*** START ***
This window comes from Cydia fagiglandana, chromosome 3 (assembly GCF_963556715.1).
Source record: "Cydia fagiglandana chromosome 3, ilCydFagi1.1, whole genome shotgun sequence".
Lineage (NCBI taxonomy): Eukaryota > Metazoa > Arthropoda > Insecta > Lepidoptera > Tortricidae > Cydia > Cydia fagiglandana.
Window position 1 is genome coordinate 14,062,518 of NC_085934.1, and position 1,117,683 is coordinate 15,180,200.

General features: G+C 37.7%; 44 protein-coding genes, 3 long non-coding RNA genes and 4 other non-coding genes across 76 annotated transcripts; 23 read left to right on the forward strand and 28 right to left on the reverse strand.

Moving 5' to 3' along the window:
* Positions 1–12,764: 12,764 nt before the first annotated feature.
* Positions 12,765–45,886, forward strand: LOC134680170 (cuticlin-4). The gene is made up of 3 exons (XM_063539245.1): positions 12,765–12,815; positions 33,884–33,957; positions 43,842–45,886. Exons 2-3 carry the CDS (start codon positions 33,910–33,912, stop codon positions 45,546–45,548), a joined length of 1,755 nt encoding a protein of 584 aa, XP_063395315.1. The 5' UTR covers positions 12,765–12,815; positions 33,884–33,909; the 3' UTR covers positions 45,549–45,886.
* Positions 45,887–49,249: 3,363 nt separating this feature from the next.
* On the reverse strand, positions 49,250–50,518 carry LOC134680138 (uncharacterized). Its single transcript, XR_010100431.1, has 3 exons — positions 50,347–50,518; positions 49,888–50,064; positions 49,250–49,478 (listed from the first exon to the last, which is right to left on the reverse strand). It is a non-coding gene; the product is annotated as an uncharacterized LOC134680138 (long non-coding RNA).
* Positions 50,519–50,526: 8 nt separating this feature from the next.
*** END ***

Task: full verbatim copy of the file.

This window comes from Cydia fagiglandana, chromosome 3 (assembly GCF_963556715.1).
Source record: "Cydia fagiglandana chromosome 3, ilCydFagi1.1, whole genome shotgun sequence".
Lineage (NCBI taxonomy): Eukaryota > Metazoa > Arthropoda > Insecta > Lepidoptera > Tortricidae > Cydia > Cydia fagiglandana.
Window position 1 is genome coordinate 14,062,518 of NC_085934.1, and position 1,117,683 is coordinate 15,180,200.

General features: G+C 37.7%; 44 protein-coding genes, 3 long non-coding RNA genes and 4 other non-coding genes across 76 annotated transcripts; 23 read left to right on the forward strand and 28 right to left on the reverse strand.

Moving 5' to 3' along the window:
* Positions 1–12,764: 12,764 nt before the first annotated feature.
* Positions 12,765–45,886, forward strand: LOC134680170 (cuticlin-4). The gene is made up of 3 exons (XM_063539245.1): positions 12,765–12,815; positions 33,884–33,957; positions 43,842–45,886. Exons 2-3 carry the CDS (start codon positions 33,910–33,912, stop codon positions 45,546–45,548), a joined length of 1,755 nt encoding a protein of 584 aa, XP_063395315.1. The 5' UTR covers positions 12,765–12,815; positions 33,884–33,909; the 3' UTR covers positions 45,549–45,886.
* Positions 45,887–49,249: 3,363 nt separating this feature from the next.
* On the reverse strand, positions 49,250–50,518 carry LOC134680138 (uncharacterized). Its single transcript, XR_010100431.1, has 3 exons — positions 50,347–50,518; positions 49,888–50,064; positions 49,250–49,478 (listed from the first exon to the last, which is right to left on the reverse strand). It is a non-coding gene; the product is annotated as an uncharacterized LOC134680138 (long non-coding RNA).
* Positions 50,519–50,526: 8 nt separating this feature from the next.